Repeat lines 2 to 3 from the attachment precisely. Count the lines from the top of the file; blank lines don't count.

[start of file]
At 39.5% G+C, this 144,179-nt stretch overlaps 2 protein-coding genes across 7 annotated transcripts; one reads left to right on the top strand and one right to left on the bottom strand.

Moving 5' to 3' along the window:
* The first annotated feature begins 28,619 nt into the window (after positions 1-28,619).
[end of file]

Moving 5' to 3' along the window:
* The first annotated feature begins 28,619 nt into the window (after positions 1-28,619).